Edward Snowden has spent the last three years living under temporary asylum at an undisclosed location in Moscow, where he fled following his decision to leak documents relating to the United States’s surveillance programs. The impact on Snowden’s life has been obvious: He now lives in a self-imposed exile from his home country, fearing that he’ll be subject to severe prosecution (under the Espionage Act of 1917) in the American justice system.
In it, the 33-year-old discusses the “double-standard,” evidenced by top U.S. officials walking free following mishandling of confidential information. Specifically, he mentioned retired Gen. David Petraeus, rumored to be under consideration to be Donald Trump’s Secretary of State, and former Director of National Intelligence James Clapper, who lied to Congress about the government’s surveillance of American citizens in March of 2013 and was exposed by Snowden’s leaks months later.
— Sarah Boxer (@Sarah_Boxer) December 4, 2016
When asked by Couric what a plea deal would even look like for him, if he were to somehow cut an agreement to return to the U.S., Snowden replied that while he wasn’t sure specifically, there were demonstrated instances of the government declining to charge officials (or doing so minimally) under similar circumstances.
“Perhaps the best known case in recent history is Gen. Petraeus,” Snowden said. “Who shared information that was far more highly classified than I ever did with journalists. And he shared this information not with the public, for their benefit, but with his biographer and lover for personal benefit. Conversations that had information, detailed information, about military special access programs, classified above top secret conversations with the President and so on.”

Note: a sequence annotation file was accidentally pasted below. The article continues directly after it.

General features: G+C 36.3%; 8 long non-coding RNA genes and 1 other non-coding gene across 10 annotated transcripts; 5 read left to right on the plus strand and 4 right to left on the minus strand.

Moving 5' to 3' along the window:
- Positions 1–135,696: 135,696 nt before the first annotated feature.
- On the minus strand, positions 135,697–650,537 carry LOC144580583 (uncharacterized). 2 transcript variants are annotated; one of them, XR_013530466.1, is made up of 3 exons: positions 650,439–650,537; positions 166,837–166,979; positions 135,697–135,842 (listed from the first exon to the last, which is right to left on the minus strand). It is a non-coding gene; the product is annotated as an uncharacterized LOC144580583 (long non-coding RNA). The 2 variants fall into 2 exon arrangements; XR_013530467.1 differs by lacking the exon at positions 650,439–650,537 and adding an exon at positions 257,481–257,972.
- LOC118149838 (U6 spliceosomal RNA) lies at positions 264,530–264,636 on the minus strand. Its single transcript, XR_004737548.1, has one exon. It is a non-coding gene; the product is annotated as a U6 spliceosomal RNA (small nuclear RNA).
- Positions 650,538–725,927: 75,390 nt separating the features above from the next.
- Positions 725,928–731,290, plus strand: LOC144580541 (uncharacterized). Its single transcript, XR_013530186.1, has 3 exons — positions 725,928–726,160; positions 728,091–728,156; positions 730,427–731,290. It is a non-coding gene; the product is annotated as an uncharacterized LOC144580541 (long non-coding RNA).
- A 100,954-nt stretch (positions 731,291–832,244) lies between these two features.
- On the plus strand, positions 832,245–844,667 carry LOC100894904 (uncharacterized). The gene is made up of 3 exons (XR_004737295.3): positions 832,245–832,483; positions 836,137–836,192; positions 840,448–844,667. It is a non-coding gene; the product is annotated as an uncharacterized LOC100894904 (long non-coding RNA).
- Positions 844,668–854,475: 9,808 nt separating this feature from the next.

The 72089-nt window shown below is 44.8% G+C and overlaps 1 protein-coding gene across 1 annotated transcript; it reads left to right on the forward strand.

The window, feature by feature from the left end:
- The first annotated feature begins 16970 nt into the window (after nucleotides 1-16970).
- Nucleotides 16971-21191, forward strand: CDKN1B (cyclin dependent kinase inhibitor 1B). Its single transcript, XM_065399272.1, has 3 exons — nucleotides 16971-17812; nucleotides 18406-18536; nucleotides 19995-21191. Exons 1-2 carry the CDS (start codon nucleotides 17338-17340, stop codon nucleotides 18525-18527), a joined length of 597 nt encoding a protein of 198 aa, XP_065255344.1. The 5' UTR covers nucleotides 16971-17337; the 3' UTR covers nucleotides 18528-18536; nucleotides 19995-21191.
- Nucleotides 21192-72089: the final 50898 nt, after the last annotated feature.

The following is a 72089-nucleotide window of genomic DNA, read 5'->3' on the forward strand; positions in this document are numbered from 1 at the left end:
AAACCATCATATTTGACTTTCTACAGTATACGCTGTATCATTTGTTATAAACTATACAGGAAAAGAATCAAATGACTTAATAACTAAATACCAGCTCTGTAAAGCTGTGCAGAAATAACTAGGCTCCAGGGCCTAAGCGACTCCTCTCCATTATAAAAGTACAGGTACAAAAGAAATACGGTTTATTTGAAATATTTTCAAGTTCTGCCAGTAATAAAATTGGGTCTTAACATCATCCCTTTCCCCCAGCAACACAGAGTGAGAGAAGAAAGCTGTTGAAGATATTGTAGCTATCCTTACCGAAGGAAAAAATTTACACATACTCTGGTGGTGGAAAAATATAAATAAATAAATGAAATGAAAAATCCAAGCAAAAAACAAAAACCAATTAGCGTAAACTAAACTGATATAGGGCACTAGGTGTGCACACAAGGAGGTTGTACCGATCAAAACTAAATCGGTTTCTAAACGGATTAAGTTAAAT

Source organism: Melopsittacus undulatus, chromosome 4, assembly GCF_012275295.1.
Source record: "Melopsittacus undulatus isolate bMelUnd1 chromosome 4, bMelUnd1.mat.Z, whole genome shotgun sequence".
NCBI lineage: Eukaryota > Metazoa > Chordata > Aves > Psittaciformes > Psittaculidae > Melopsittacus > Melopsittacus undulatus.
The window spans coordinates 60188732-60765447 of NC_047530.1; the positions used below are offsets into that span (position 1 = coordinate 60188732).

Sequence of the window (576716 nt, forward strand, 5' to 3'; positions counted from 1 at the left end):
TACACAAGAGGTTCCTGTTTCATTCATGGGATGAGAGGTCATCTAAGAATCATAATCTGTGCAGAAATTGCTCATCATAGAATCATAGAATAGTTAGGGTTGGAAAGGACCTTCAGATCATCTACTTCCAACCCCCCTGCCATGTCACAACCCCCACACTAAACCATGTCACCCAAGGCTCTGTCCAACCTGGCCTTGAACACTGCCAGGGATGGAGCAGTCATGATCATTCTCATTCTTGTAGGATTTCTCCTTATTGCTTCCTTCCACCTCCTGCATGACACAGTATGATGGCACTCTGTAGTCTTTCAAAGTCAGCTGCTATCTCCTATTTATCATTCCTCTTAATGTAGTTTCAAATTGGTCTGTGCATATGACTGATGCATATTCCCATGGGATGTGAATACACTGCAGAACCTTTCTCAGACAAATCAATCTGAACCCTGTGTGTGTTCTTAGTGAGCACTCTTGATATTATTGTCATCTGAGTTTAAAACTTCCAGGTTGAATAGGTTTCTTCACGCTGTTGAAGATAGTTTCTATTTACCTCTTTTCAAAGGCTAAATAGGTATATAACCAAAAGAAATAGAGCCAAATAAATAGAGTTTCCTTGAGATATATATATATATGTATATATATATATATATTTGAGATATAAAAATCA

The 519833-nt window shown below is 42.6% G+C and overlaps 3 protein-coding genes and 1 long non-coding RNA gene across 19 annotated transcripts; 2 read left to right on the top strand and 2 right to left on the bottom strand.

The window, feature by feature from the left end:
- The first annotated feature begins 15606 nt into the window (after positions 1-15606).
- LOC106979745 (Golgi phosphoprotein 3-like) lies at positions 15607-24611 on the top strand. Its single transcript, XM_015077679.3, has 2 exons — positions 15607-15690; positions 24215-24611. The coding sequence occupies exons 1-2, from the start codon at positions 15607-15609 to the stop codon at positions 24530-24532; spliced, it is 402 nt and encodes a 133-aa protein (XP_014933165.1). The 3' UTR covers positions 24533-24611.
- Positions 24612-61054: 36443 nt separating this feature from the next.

“When the government came after him,” he continued, “they charged him with a misdemeanor. He never spent a single day in jail, despite the kind of classified information he exposed.” Snowden then highlighted Clapper’s false congressional testimony.
“When we had the most senior intelligence official in the United States, Gen. James Clapper, who lied to the American people and all the Congress, on camera, under oath, in the Senate in a famous exchange with Ron Wyden, he wasn’t even charged. But giving false testimony to Congress under oath, as he did, is a felony. It’s typically punished by three to five years in prison.”
Couric asked Snowden if he was suggesting there was a double standard in place, and Snowden chuckled as he replied: “I’m not sure I’m suggesting it. I think everyone’s aware of it. We have a two-tiered system of justice in the United States, where people who are either well-connected to government or they have access to an incredible amount of resources get very light punishments, whereas people who’re from more vulnerable populations, they live in more precarious situations, they’re an inner-city youth, will be very much tread upon by our justice system.”
With the ascension of President Donald Trump less than two months away, Snowden’s situation looks even more bleak now. Trump has publicly called for Snowden’s execution in the past, suggesting to Fox News host Eric Bolling in 2013 that “in the good old days” he would’ve been killed and that the U.S. government “should get him back and get him back now.”
Snowden is a fascinating figure. And on the strength of this early excerpt, the release of Couric’s full interview figures to be a must-watch. His legal representatives have also reportedly lobbied the White House for a presidential pardon in the closing months of the Obama administration, although those requests have so far been batted down.
As Snowden laments the double standards that he feels are working against him, he’ll be entering an even more precarious phase of his life once Trump is inaugurated—not least of all considering the chummy relationship between the president-elect and Russian president Vladimir Putin, who wields more or less absolute power over the Moscow-based Snowden’s fate.